Toggle Commented Nov 12, 2007 on Is the Sac Bee really this clueless? at BlackFive
1 reply
MAVCON, he posted an article that included the words "Consider this my apology." But there is nothing apologetic about it. His main points are "Sometimes I share too much", "I probably should have made the blog private", and "I'm new to blogging and wasn't familiar with the blogosphere's silly little arbitrary rules." On October 26, I wrote a fairly long comment (887 words) in which I explained why I thought his response was inadequate and disingenuous. But apparently the WordPress software can't handle a comment of that length. The comments on Calvan's blog have been broken ever since -- if you try to view them, you see this message:WordPress database error: [Table 'wp_comments' is marked as crashed and should be repaired] SELECT * FROM wp_comments WHERE comment_post_ID = '14' AND comment_approved = '1' ORDER BY comment_dateCalvan either hasn't noticed the problem or can't figure out how to correct it. (Or perhaps he's decided that he likes having comments disabled.) I regret having accidentally broken that function of his blog, but I had no idea it was even possible to do so just by posting a long comment. I've seen longer comments on many other blogs.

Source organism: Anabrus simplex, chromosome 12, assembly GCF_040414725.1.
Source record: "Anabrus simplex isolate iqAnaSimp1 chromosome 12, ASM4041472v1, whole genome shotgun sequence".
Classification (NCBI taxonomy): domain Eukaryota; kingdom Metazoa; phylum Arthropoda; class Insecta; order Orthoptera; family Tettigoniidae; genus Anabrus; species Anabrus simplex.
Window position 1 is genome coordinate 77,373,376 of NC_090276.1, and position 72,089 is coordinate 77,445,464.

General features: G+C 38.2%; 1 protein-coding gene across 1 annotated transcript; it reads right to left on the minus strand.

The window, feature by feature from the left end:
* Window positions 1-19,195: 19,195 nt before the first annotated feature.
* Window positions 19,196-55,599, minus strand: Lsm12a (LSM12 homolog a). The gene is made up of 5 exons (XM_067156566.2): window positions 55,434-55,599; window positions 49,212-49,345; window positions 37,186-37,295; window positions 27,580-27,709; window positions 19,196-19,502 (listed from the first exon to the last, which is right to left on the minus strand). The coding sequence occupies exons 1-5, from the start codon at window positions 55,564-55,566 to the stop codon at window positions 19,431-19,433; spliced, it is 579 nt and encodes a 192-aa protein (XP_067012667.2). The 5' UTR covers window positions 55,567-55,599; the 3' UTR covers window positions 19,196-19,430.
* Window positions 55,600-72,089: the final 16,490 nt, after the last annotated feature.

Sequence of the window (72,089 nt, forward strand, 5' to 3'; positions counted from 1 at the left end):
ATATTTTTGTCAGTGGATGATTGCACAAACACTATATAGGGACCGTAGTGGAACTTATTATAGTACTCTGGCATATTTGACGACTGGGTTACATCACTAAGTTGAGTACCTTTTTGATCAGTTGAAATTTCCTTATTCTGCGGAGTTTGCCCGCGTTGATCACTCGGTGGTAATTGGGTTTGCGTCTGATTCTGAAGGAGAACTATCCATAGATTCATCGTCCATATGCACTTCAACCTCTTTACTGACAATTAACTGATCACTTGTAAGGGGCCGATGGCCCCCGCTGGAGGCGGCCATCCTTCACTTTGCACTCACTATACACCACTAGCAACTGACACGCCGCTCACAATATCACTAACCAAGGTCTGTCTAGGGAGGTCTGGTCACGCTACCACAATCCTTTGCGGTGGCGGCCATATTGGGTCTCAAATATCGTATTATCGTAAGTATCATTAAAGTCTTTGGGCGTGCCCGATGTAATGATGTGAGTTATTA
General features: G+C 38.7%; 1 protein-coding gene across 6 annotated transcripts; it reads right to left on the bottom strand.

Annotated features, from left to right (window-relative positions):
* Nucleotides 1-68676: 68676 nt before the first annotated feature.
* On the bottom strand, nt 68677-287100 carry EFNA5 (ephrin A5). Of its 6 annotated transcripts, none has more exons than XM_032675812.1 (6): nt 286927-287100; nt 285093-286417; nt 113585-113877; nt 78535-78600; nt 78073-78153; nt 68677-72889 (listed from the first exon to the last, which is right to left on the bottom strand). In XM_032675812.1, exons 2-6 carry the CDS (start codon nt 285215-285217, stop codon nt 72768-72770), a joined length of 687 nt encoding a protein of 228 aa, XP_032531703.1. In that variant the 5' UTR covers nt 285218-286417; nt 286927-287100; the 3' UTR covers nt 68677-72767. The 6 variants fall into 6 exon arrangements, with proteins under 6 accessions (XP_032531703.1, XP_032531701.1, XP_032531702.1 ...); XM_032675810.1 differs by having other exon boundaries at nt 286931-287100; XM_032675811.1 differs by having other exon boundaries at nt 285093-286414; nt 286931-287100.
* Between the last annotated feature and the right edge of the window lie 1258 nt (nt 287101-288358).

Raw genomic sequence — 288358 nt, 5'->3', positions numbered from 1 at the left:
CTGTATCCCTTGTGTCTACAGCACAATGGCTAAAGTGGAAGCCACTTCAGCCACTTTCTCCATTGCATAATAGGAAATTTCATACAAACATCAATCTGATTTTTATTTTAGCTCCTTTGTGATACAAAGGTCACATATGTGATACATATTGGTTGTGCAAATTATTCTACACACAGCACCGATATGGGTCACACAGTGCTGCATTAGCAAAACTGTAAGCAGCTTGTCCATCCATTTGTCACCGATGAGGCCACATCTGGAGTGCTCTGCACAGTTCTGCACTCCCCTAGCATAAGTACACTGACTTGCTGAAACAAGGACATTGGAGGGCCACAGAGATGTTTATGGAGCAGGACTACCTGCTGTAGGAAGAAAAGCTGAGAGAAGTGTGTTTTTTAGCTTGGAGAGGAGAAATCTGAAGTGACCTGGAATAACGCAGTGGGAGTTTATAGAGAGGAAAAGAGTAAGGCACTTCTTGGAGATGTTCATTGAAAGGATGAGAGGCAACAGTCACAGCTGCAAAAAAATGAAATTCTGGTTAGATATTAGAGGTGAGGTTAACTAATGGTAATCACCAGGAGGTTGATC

Toggle Commented Nov 12, 2007 on Is the Sac Bee really this clueless? at BlackFive
1 reply